By on November 4, 2016

1978 BMW M1 (E26), Image: BMW

It should come as no surprise that some of the most iconic automobile designs have interesting associations in their geneses. Where those associations come from, though, can sometimes be surprising, as companies leapfrog the globe trying to find the talent, technical expertise, and productive capacity to build a new or unique model.

These stories seem to pop up more often when there’s a shift in a company’s priorities or an attempted to redefine its direction or mission. Large organizations can be slow to adjust to these changes, and so often these major manufacturers turned to small teams to produce what have often become standout models from already legendary lineups.

Often, but not always, as we see in this montage of odd couples.

1965 Volvo 1800S, Image: Volvo

Volvo P1800

The famous Volvo 1800 actually came about thanks to another unusual partnership in the earlier, and lesser known, P1900. In 1953, Volvo commissioned California-based fiberglass body producer Glasspar to help make a sports car based on the 544. A few were made, but changes in leadership ultimately killed the project.

The idea was reborn in the 1800 and design moved from California to Italy, where prototypes for the new sport concept were produced by Frua. Frua couldn’t handle large-scale production, though, so Volvo took the prototypes to Karmann in Germany. Though it initially agreed to produce the car, Volkswagen’s contract with Karmann to produce the competitor Ghia ruled it out.

Stymied, Volvo turned to Jensen in England after exploring some other dead-end options. Jensen’s production possibilities looked promising to Volvo, but ultimately Jensen didn’t have the capacity to produce the bodies.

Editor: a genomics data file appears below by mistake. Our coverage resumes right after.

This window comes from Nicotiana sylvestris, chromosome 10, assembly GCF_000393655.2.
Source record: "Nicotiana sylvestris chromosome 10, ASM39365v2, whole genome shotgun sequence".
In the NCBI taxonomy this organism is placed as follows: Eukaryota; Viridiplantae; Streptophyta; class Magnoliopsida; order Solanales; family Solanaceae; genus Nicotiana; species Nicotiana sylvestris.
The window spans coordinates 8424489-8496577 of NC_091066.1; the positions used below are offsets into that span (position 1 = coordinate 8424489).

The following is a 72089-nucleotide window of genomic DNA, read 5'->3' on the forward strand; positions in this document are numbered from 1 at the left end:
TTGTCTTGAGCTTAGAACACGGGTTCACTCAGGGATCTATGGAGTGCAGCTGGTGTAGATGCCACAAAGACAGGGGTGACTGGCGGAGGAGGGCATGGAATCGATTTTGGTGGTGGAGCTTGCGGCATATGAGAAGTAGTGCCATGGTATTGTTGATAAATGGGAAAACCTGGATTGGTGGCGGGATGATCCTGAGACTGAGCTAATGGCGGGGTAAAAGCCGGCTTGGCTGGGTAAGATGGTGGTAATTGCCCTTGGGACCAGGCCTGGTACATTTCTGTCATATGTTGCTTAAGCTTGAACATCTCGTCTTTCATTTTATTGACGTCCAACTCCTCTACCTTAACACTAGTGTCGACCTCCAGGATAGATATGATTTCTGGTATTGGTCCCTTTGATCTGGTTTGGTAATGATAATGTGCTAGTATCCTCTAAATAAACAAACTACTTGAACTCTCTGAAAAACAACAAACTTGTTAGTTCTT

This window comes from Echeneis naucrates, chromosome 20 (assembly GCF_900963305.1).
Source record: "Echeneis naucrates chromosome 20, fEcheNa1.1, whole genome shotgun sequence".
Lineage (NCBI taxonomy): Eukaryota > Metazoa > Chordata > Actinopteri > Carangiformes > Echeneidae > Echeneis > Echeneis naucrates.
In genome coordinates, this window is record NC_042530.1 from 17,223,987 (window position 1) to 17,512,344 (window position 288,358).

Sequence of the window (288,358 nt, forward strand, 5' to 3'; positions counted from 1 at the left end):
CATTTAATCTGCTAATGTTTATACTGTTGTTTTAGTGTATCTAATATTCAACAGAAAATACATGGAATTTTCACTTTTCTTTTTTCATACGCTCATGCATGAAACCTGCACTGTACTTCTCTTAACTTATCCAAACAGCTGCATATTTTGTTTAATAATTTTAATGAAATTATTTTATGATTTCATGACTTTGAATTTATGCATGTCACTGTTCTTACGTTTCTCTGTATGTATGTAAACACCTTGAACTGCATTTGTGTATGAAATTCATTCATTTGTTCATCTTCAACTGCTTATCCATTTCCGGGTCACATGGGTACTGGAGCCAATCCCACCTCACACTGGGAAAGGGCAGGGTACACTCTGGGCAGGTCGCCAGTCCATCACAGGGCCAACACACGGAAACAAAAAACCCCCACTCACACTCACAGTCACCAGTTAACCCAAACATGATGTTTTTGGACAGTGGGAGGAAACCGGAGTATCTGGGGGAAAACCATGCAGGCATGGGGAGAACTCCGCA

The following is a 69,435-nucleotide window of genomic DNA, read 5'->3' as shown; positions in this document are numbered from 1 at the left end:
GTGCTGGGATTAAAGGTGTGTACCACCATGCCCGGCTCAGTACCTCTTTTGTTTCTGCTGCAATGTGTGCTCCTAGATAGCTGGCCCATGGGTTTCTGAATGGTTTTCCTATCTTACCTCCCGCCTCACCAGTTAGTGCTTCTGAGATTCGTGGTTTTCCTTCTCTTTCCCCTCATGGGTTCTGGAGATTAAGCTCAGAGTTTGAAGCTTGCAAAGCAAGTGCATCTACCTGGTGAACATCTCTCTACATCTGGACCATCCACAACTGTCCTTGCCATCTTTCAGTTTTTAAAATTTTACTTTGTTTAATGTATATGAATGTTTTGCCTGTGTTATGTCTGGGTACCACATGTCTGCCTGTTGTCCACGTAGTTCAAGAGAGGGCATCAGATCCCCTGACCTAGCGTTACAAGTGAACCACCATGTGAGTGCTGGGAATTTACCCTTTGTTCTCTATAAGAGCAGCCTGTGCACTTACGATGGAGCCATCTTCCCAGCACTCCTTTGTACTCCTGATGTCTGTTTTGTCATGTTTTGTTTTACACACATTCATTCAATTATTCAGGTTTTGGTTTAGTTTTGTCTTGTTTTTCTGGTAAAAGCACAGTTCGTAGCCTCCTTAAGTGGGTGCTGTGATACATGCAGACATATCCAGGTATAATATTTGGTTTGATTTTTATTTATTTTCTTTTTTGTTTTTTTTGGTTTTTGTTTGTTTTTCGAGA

An agreement was struck with Scottish Pressed Steel, which then produced the P1800 bodies so poorly that a very frustrated Volvo ended up moving production back to Sweden in 1962. The renamed 1800S (no longer with a “P”) signified the changeover.

1965 Chevrolet Vega Cosworth, Image: General Motors

Chevrolet Vega Cosworth

By the 1970s, Detroit was finally catching up with Bob Dylan’s 1964 proclamation that the times were a-changing. Big V8s were being stifled by environmental restrictions and gas shortages. GM announced its plan for a new, small and import-taming model in 1969.

The Vega would Chevrolet’s star to tackle the challenge of a new age — but the Vice President of GM and Chevrolet product manager, a certain John DeLorean (yes, that DeLorean), suggested a higher performance model would help to promote the model.

At DeLorean’s urging, F1’s go-to Cosworth Engineering in England took the new all-aluminum 2.0-liter inline-four and created a high-compression, double overhead cam screamer. Early models were then constructed in Quebec, Canada. Unfortunately, by the time they finally came to production, the compression ratio had severely dropped and the original promise of 185 horsepower had fallen to 110. Worse, the Z/09 Cosworth package nearly doubled the base price of a standard Vega, from $3,098 to $6,065. Oddly, it was this fact that Chevrolet chose to use for its ad campaign, proudly (and stupidly) pronouncing the Cosworth as “One Vega for the Price of Two.”